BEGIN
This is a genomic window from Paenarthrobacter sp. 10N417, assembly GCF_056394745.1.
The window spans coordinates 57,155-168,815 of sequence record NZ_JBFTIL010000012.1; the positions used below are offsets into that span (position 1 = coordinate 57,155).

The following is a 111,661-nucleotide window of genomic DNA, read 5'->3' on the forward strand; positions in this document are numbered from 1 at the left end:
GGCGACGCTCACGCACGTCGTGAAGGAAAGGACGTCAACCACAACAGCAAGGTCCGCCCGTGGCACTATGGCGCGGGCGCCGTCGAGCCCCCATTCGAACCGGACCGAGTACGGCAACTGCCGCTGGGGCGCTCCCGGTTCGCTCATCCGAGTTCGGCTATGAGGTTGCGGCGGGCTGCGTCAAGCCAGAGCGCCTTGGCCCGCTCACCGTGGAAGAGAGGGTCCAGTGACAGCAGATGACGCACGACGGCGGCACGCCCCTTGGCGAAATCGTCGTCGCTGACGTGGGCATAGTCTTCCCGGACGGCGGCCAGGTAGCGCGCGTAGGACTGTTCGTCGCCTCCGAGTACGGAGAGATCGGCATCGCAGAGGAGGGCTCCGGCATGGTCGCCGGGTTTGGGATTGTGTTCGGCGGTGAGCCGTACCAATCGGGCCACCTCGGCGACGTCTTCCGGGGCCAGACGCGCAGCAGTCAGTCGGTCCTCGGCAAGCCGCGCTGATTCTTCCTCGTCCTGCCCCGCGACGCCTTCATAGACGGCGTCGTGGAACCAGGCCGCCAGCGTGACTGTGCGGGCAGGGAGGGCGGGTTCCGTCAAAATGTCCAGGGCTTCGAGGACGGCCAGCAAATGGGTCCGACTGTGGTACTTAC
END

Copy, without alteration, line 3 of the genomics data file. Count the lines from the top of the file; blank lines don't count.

The following is a 111,661-nucleotide window of genomic DNA, read 5'->3' on the forward strand; positions in this document are numbered from 1 at the left end: